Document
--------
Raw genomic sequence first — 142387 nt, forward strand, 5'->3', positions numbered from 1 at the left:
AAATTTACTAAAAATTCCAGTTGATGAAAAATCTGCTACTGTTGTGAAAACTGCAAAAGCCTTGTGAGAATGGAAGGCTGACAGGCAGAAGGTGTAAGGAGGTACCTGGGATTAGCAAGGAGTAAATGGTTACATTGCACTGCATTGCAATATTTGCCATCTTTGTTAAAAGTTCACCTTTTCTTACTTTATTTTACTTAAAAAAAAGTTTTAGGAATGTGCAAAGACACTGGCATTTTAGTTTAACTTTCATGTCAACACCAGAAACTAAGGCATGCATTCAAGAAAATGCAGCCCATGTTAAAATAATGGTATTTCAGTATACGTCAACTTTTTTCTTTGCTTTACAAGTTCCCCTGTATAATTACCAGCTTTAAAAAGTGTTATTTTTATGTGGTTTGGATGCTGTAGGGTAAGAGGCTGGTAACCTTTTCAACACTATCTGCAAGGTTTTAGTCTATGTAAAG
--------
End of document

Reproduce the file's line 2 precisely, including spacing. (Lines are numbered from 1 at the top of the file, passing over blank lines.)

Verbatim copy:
AAATTTACTAAAAATTCCAGTTGATGAAAAATCTGCTACTGTTGTGAAAACTGCAAAAGCCTTGTGAGAATGGAAGGCTGACAGGCAGAAGGTGTAAGGAGGTACCTGGGATTAGCAAGGAGTAAATGGTTACATTGCACTGCATTGCAATATTTGCCATCTTTGTTAAAAGTTCACCTTTTCTTACTTTATTTTACTTAAAAAAAAGTTTTAGGAATGTGCAAAGACACTGGCATTTTAGTTTAACTTTCATGTCAACACCAGAAACTAAGGCATGCATTCAAGAAAATGCAGCCCATGTTAAAATAATGGTATTTCAGTATACGTCAACTTTTTTCTTTGCTTTACAAGTTCCCCTGTATAATTACCAGCTTTAAAAAGTGTTATTTTTATGTGGTTTGGATGCTGTAGGGTAAGAGGCTGGTAACCTTTTCAACACTATCTGCAAGGTTTTAGTCTATGTAAAG